March 30, 2007
Where We Are At
We have a design review today, so here's an update:
The display is working and the last few weeks we have all been writing modules (plugins) for the display server. Also, we got a survey up on surveymonkey to gather some community preferences.
Hopefully, we will deploy the system to our satisfaction in the next few weeks and then finish off our wrapup report for GROCS.
March 18, 2007
Street tv as a "public display" phenomenon
Nicolas writes in the "pasta and vinegar" blog:
Street TV is a phenomenon that always impressed me, the only area where I’ve seen it were ethnic blocks in France and in LA. Why? because it’s about my fascination towards entertainment in cities and how such a device is shared in a public space. It’s generally even more fascinating when people have put couches or chairs around the set [...]
March 09, 2007
The Ease of Modularity
This week, Ben and Paul coded up some modules for the PROSPERO framework.
So far, our development process is totally open such that new developers out there in the world should be able to make new modules with ease.
To test this, Paul made a module after Ben did, noted information gaps, and will be writing up a developers guide for coding new modules.
March 05, 2007
Next for Social Networking
There was a piece by Brad Stone in Friday's NY Times on social networking that caught my attention. The punchline: quite a few players are trying to figure out how to make the most of the (presently hermetically differentiated) social networking services available at more and more sites.
They look at MySpace and Facebook, with their tens of millions of users, as walled-off destinations, similar to first-generation online services like America Online, CompuServe and Prodigy. These big Web sites attract masses of people who have dissimilar interests and, ultimately, little in common.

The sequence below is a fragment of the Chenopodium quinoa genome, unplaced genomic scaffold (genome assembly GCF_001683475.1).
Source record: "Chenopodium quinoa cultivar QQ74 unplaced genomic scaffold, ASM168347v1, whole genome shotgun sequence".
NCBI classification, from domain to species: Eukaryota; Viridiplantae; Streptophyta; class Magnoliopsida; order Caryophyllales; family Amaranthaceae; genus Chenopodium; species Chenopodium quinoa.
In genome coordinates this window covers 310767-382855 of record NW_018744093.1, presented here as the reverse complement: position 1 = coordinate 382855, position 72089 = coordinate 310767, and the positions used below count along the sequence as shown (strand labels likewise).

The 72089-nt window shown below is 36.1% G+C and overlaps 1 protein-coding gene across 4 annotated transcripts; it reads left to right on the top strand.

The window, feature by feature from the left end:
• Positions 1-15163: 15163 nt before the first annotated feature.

The new social networking players, which include Cisco and a multitude of start-ups like Ning, the latest venture of the Netscape co-creator Marc Andreessen, say that social networks will soon be as ubiquitous as regular Web sites. They are aiming to create tools to let ordinary people, large companies and even presidential candidates create social Web sites tailored for their own customers, friends, fans and employees.
The questions that folks are grappling with are fairly common. Since the mulitudes that head to YouTube have, the article suggests, little in common, what does a "deep" community look like? Smaller for sure. Purposive? Unifed by a common theme (the article suggests common interests such as a fondness for C.S.I. as an example).
A link between this and what we're up to with Prospero is that we imagine that interactive displays would work well in bracketed contexts such as a campus or corporation, a place where membership to a certain extent frames what is expected from other members. Stone's piece suggests a similar inclination among folks exploring with networking:
Several former employees have left Tribe.net to start their own firms offering social network tools. Alexander Mouldovan, who had been a product manager there, started a company called Crowd Factory to design social networks for large companies.